The room is full of people. Many of them I know, many of them I don't. A rather large proportion of them have bright red hair. I wonder whether if you discount the number of Weasleys in the room, the percentage of red hair among the remainder would be normal. Personally, I believe it would be higher than the average, as red-heads may seek each other out, especially so they can be in an environment where the stereotypes associated with red hair aren't applied, as the majority possess the hair colour, but not all the features of the stereotype.
Mrs Weasley is dead. Losing a parent is always hard. My mother died in an accident, during an experiment she was conducting. I remember her funeral clearly. It was a lot smaller than this one, but there were still a lot of Weasleys there, their hair a stark contrast to the black, as the family does live so near by. The families weren't close, but I suppose that, as neighbours, Mr and Mrs Weasley thought it right to attend. Mum and Mrs Weasley used to chat when they saw each other, whilst shopping.
My Mum was amazing. She instilled and fostered in me my love of learning, and always tried to follow where my mind went, if she could. She once told me that I thought sideways, but that "the best ideas and inventions all stemmed from people who thought aslant from the societal perception of true." I think it's a good description of how my mind works. When I find people who understand how I jump from one concept to the next, and that the randomness I employ are just variations I use to express how I feel, it's wonderful.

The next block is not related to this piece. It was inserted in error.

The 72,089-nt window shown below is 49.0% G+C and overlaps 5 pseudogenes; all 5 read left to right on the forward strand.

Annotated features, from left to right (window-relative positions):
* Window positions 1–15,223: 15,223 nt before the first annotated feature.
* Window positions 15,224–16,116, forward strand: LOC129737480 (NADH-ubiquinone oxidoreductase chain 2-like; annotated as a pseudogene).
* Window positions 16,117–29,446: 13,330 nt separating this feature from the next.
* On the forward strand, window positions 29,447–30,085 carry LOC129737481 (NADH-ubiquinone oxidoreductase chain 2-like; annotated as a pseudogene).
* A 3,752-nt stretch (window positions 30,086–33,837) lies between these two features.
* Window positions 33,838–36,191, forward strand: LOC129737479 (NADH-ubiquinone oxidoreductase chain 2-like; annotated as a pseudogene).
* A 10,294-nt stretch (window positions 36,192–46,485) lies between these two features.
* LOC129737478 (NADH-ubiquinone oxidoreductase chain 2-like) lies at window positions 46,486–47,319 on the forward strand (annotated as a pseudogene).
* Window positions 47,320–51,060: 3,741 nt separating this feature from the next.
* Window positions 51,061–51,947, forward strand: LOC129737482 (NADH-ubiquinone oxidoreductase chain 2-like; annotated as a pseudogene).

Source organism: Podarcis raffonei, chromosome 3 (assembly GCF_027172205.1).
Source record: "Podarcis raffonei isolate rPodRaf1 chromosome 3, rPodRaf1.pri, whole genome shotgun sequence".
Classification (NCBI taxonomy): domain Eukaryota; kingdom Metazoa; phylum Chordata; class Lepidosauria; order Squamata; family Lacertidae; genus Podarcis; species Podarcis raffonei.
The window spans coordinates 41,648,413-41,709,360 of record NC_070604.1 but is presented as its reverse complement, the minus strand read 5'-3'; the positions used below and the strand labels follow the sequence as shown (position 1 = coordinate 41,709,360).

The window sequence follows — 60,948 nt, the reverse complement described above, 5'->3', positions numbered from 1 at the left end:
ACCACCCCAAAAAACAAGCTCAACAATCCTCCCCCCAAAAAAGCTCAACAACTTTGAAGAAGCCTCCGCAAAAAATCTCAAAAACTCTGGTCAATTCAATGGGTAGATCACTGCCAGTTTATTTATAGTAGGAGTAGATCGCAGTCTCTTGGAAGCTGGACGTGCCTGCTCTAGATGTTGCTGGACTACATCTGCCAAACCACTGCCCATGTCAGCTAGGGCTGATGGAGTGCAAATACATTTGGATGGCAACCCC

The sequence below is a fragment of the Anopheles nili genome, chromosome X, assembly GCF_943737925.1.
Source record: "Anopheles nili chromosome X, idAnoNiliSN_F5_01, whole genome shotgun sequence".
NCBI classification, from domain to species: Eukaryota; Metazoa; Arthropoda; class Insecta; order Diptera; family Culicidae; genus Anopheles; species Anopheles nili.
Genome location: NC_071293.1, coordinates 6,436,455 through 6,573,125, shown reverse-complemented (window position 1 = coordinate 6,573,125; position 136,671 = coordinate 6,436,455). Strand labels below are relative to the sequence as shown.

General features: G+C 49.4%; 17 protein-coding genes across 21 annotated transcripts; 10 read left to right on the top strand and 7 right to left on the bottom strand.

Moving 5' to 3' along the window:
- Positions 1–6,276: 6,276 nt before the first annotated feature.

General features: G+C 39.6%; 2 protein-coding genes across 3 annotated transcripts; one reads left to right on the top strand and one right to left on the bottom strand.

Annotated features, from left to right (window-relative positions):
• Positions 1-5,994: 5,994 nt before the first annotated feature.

Mum loved to invent and create. The new object or idea that was forming under her skill and determination was always fascinating to view. They made sense to me and stretched my mind, getting me to contemplate what might unsettle or overbalance the sometimes fragile cooperation of all aspects of the creation.
There are people speaking, but I'm not interested in what they are saying. Instead, I'm more captivated by watching the other guests and their reactions. How they all relate to each other and outwardly deal with the problems they now face through the changes wrought by what has occurred. The way some people are reaching out for the comfort another can provide, whilst others are withdrawing into themselves and presenting a blank, bleak, uncaring face to the world, while they deal with their problems, which are as painful as scalding knifes stabbing their bodies.
Neville is sitting next to me, watching me follow the behaviour of those nearby. He's hesitant and shy, afraid of rebuttal, but he craves comfort. He tentatively moves closer to me, as if I can provide some of the reassurance he so desperately desires. I don't acknowledge the movement, so that he will still feel safe and can absorb the feeling of being close to another person. He doesn't see it as a rebuttal, but unconsciously considers it to be an acceptance.
I don't worry about the fact I'll never see Mum again. I can look at photos and memories of her, which are not as good as the real thing, but still worthwhile. I can go back to the Department of Mysteries and stand by the veil to listen to my mother talking to me. She calls to me through the veil to find out how I am, and if I listen hard enough, I can hear and understand her messages. She wants me to come and join her on the other side. I'd love to go, but I've still got so many things to learn about on this side, and Dad would miss me if I left. He wouldn't have any company on his tracking trips. One day in the future, though, I'll join my mother, and I can tell her about all the amazing and wonderful things I've learnt here. I can then start to explore the things behind the veil which can't be discovered whilst you're still on this side. It'll be great fun, and I'll still be able to whisper back to those who remain behind. I'll stay for now, but one day, I'll go home.